Search Images Maps Play YouTube News Gmail Drive More »
Sign in
Screen reader users: click this link for accessible mode. Accessible mode has the same essential features but works better with your reader.

Patents

  1. Advanced Patent Search
Publication numberUS5152936 A
Publication typeGrant
Application numberUS 07/730,460
Publication dateOct 6, 1992
Filing dateJul 16, 1991
Priority dateJun 16, 1989
Fee statusPaid
Also published asDE4018430A1, US5061560
Publication number07730460, 730460, US 5152936 A, US 5152936A, US-A-5152936, US5152936 A, US5152936A
InventorsShigenobu Tajima, Masatoshi Ishii, Yuji Kimura
Original AssigneeShin-Etsu Chemical Co., Ltd.
Export CitationBiBTeX, EndNote, RefMan
External Links: USPTO, USPTO Assignment, Espacenet
Voidless, increased density
US 5152936 A
Abstract
Inventive rare earth oxide voidless spherical grains having a mean grain diameter of from about 20-300 μm formed by granulating a rare earth oxide powder having a mean grain diameter of 1 μm or less are disclosed. A granulation method is disclosed comprising slurrying a rare earth oxide powder by dispersing it in water, admixing a salt of an organic acid with the slurry, and spray-drying the slurry.
Images(3)
Previous page
Next page
Claims(10)
What is claimed is:
1. A method for manufacturing rare earth oxide voidless spherical grains having a mean grain diameter of from about 20-300 μm comprising the steps of slurrying a rare earth oxide powder having a mean particle diameter of about 1 μm or less by dispersing it in water, admixing a salt of an organic acid in an amount from about 0.01 to 1.00 weight part per 100 weight parts of rare earth oxide with the slurry, and spray-drying the slurry.
2. The method of claim 1 wherein said rare earth oxide powder has a mean particle diameter of about 0.8 to 1.0 μm.
3. The method of claim 1 wherein said rare earth oxide is selected from the group consisting of oxides of La, Ce, Pr, Nd, Sm, Eu, Gd, Tb, Dy, Ho, Er, Tm, Yb, Lu, Y, or Sc, and mixtures thereof.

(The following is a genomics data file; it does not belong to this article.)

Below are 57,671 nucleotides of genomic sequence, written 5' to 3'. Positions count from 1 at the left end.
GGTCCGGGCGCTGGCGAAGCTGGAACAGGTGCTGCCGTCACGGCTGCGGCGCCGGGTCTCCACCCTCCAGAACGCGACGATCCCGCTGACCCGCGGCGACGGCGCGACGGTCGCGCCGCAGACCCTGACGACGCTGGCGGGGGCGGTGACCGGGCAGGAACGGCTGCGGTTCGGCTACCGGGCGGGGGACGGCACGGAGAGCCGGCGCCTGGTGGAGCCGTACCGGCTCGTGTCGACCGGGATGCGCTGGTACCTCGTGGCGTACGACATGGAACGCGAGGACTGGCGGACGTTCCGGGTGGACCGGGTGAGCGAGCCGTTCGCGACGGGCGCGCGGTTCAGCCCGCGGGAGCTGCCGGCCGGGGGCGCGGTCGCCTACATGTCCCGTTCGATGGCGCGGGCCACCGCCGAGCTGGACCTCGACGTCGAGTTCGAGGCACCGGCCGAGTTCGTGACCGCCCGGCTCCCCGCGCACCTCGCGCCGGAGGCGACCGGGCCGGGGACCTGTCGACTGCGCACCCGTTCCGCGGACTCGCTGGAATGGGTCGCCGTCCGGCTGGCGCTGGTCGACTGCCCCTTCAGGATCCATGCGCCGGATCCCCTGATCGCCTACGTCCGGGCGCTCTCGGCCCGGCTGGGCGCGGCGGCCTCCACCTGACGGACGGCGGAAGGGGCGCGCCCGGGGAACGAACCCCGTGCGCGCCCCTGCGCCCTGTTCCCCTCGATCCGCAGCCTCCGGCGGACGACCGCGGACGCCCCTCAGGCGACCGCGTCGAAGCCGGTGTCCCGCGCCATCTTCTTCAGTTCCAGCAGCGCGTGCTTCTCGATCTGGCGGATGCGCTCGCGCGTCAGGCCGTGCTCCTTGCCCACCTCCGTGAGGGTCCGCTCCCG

4. The method of claim 1 wherein said organic acid salt is selected from the group consisting of sodium alginate, ammonium alginate, sodium carboxymethyl cellulose, or ammonium carboxymethyl cellulose, and mixtures thereof.
5. The method of claim 1 wherein the dosage of said salt is from about 0.01 to 1.00 weight part per 100 weight parts of rare earth oxide.
6. The method of claim 1 wherein said rare earth oxide powder is Y2 O3.
7. The method of claim 1 wherein said rare earth oxide powder is Gd2 O3.
8. The method of claim 1 wherein said rare earth oxide powder is Er2 O3.
9. The method of claim 1 wherein said rare earth oxide voidless spherical grains have a mean grain diameter of 20-80 μm.
10. The method of claim 1 wherein said grains have a bulk density from about 1.2 to 2 g/cc.
Description

This is a division of application Ser. No. 07/539,064, filed June 15, 1990, now U.S. Pat. No. 5,061,560.

BACKGROUND OF THE INVENTION

I. Field of the Invention

The present invention relates to spherical grains of rare earth oxides useful in the manufacture of sintered products of rare earth oxides, and also to a method of manufacturing the spherical grains of rare earth oxides.

II. Description of the Prior Art

Conventionally, spherical grains of rare earth oxides are manufactured by adding water and then an organic or inorganic binder to a powder of the rare earth oxides to form a slurry. The slurry is molded and simultaneously dehydrated by known methods, such as, the slip cast method or the rubber press method. The mold is then dried and baked. Methods of casting reactive metals into ceramic molds are disclosed by Feagin U.S. Pat. Nos. 4,740,246 and 4,787,439. However, the green density (pre-sintering density) of the material is much less than the after-sintering density of the resulting sintered body because the coefficient of contraction is high. This seriously deforms the mold as it is dehydrated. It is thus difficult to obtain high dimensional precision in the resulting sintered body. Furthermore, the deformed sintered body acquires so much residual stress that its impact strength is poor and it has a high tendency to crack and break. As a result, the yield of the sintered body is lowered.

In an attempt to solve these problems, a rare earth oxide powder was granulated to form spherical grains having a relatively large mean grain diameter. A fine powder was added to the granulate to fill in the voids among the spherical grains and thereby attain the closest packing of the green powder, which was then molded and sintered. However, the spherical grains obtained by spray-drying a commercially available rare earth oxide powder having a mean grain diameter of from 3 to 6 μm are generally cavernous, and the thus obtained green powder has a relatively low density.